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      The estimate given below by Judge Jones that one-third  of restraining orders in Massachusetts are an abuse of process agrees very closely with the 30% estimate I've arrived at based on demographic data in Colorado
       I regard these as minimum estimates and expect the actual abuse of process is closer to 50%, as Cathy Young has estimated  I base the higher value on the fact that many restraining orders are sought by women who are not married to the man they seek vengeance against.

Charles E. Corry, Ph.D., F.G.S.A.               
455 Bear Creek Road     
Colorado Springs, CO 80906-5820             
Telephone:   (719) 520-1089
Facsimile:         (509) 472-5275
Instant Messenger:         drcecorry
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Retiring Judge Reveals that Restraining Orders Are Huge Problem
                                 April 2, 2001
                                2001 The Massachusetts News
One-third of all restraining orders are used merely for leverage in divorce cases, a retiring judge in Bristol County [Massachusetts] Probate Court, Malcolm Jones, revealed last year.

There's a real need for a law against this misuse of the court system, Judge Jones told the New Bedford Standard Times.

The newspaper wrote, "If there is one area of the entire process he openly questions, it is the matter of 209As - restraining orders." It quoted him as saying, "It's a necessary law, but it's an abused one. I've seen it used too many times as leverage in divorce cases, not for women in imminent fear of physical danger. One third of them are not legitimate, merely used as an 'I'll fix you.' Don't forget, once a 209A order is in place, if a defendant violates it, he's now got a criminal case he's looking at."
Judges Are Afraid to Release Fathers

The judges of Massachusetts are afraid to release a man if he has been charged with domestic violence. They know that the Boston Globe will excoriate any judge if a woman is later injured or murdered.

One judge, Bonnie H. MacLeod, says she heard a judge say at a conference, "When in doubt, throw him out."

She told Massachusetts Lawyers Weekly in 1997 that while not all judges adhere to the same line of thinking, some trial court judges do feel that if they are going to make an error, it is better to err on the side of issuing the order.

Walpole family lawyer Marilynne R. Bryant told the paper that restraining orders are "issued liberally and are easy to get."

Attorney Paul W. Patten of Fall River said they are "issued like candy." He continued:
"It's a rare case that they won't be issued as long as somebody says the magic word, 'I've been hit' or 'I've been threatened.' Unless that person has three heads or something really incredible like that, a District Court judge is going to issue them."
Supreme Judicial Court Gave A Glimmer of Hope
The Lawyers Weekly story was written because of two new cases where the [Massachusetts] Supreme Judicial Court had reversed the lower courts. The paper said: "District Court and Probate Court judges have long been accused of 'rubberstamping' 209A requests, which, once issued, are entered into a registry at the Department of Probation and are very difficult to have expunged."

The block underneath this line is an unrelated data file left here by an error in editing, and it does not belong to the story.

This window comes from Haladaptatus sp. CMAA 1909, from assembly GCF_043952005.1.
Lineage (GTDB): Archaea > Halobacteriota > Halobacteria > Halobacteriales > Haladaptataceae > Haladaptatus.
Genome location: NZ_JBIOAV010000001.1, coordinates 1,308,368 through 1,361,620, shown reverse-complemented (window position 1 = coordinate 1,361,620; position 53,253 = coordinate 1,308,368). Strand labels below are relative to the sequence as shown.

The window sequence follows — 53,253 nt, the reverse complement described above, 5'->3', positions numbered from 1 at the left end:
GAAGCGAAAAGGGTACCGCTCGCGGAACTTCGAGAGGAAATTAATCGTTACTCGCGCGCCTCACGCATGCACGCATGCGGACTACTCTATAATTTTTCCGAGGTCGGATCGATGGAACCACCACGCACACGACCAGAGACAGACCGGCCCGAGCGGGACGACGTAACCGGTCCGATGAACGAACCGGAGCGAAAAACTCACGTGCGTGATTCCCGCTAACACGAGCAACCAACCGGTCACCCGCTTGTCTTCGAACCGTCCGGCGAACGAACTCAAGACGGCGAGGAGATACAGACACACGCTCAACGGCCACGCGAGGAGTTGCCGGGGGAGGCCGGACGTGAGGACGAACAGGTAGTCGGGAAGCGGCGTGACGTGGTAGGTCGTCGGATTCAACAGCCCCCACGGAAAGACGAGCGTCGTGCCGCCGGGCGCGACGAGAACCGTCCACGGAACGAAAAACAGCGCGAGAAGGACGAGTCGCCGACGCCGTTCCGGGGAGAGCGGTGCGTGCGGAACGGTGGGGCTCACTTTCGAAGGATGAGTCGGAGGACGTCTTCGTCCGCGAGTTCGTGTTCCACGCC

But the paper said that while the SJC opinion was "encouraging" to defense attorneys, they believed it would "not necessarily result in trial judges being more reluctant" to issue restraining orders.

Taunton attorney James H. Fagan, who is also a state Representative, said:  "While it's a positive sign that the court has acknowledged a problem, to suggest that these two cases would [cause] the pendulum to swing back to a fairer or more neutral position would be overly optimistic. I had a judge once say, 'Who cares if she lied on the affidavit? If she comes in and says she's frightened today, that's all I have to hear."

Fagan added that even though the [Massachusetts] Supreme Judicial Court opinion was welcome, the average person would not be able to afford to appeal a decision. In addition to that, it would probably be over a year before an appeal would be heard.

He also put some reality into the discussion by noting that the courts are greatly overloaded.

 "All too often, given the busy and crowded docket the District Court judges face, a 209A request is a collateral emergency shoved on them in an already very busy, full day. As judges watch someone like me representing someone with four witnesses to controvert what was said in an affidavit, the judge looks at that and cannot help but think how much time this will take when he has a courtroom of people with criminal problems already scheduled for trial."

 But the Newell case  did not represent a busy judge in a hurry. It represented a conscious decision after many days of testimony. It also took the judge over six weeks to make his decision and to complete a few blanks on a court form.

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